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The History of Easter Traditions

The History of Easter Traditions

April 4th is Easter Sunday! Many families around the community have prepared to celebrate. Easter Sunday follows the Gregorian Calendar and always falls on a Sunday between March 22nd and April 25th. According to History.com, “Easter typically falls on the first Sunday after the first full moon occurring on or after the spring equinox.” 

Many historians state that the word Easter comes from the Latin phrase “in albis”, which is a phrase that is plural to “dawn”. There is also a translation of the English word Easter where Easter comes from the word “Eostre”, which is the goddess of spring and fertility. Easter is one of the first days of the new year where spring activities begin. With the celebration of Easter being here, we can reflect on how Easter became so widespread in the United States and how families celebrate it.

When the first settlers arrived in the United States, Easter was not widely celebrated because of certain religious beliefs held by those early settlers. However, after the Civil War the celebration of Easter began to spread because of a drive from a different denomination of the first religious group in America. Easter became a celebration of hope. Eggs and rabbits became symbols of Easter because they represent the return of nature in the springtime. 

History.com reports that the Easter Bunny was introduced to America by German immigrants that told stories about an egg-laying hare. Egg decorating is said to have been a practice in the world since at least the 13th century. Easter candy is more of a modern tradition to the holiday and it is the second-best candy selling holiday in the United States, falling behind Halloween. Jelly beans have become associated with Easter because of their egg-shaped appearance.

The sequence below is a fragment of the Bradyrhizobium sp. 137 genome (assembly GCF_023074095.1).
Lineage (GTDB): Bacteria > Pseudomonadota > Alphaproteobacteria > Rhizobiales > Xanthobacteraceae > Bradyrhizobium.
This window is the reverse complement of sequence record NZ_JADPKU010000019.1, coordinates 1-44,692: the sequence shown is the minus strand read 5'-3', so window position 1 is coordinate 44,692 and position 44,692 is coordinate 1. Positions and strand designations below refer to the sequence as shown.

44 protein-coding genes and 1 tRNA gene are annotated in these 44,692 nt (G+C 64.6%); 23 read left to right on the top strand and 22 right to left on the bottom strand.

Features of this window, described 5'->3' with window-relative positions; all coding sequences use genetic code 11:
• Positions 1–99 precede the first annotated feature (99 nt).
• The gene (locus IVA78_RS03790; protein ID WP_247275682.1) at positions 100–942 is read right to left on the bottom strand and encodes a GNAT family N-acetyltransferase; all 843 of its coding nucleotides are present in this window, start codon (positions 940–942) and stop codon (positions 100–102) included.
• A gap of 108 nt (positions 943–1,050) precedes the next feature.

The Easter Bunny is one of the most well-known symbols of Easter. The Easter Bunny is known to lay colored eggs, which is why coloring eggs for the holiday is a popular tradition. When the tradition of the Easter Bunny spread to the United States, the Easter Bunny began to bring goodies such as chocolate or other candy. Throughout the United States, the Easter Bunny will be present at some Easter Egg Hunts or parades for a photo opportunity with the bunny.

That brings us to the tradition of Easter egg hunts! These hunts can take place at many different locations including parks, a grandparent’s house, and many more. Some Easter Egg Hunts are to see who can find the most eggs and some are to win prizes. Another holiday tradition is the Easter egg roll, which is where the eggs are placed on flat ground and are pushed with a spoon. The White House has an annual Easter egg roll on the White House Lawn the Monday after the holiday.

I had the opportunity to talk to three seniors from Olympia High School about how their families celebrate the holiday. Abby Stine, Lauren Aldridge, and Jax Springer all participate in many common Easter traditions. Abby Stine stated, “We celebrate by going to eat lunch with my dad’s side of the family. Then we go with my mom’s side of the family for dinner and we do an egg hunt there. The Easter Bunny would bring us gifts when we were younger.”

Jax and Lauren both visit family for meals also. Jax’s family does a large, competitive Easter Egg Hunt, and Lauren’s family does a unique tradition where the aunts and uncles bring gifts for their nieces and nephews. Lauren enjoys seeing all the lily flowers around during Easter time. The lilies are native to Japan and were brought to England in 1777, but did not make their way to the United States until after World War I. After their arrival, they became the staple flower of the Easter holiday for Americans. 

The changes of traditions for Easter have occurred in both the United States and the world and it has taken many years and major events to produce the Easter we know of today. It is one of the most popular holidays in the United States and celebrated differently around America and throughout our community. Whether you are celebrating with an Easter egg hunt, dying Easter eggs, or in another way, we wish you a safe and happy Easter and hope you enjoy the festive spirit of the season! 

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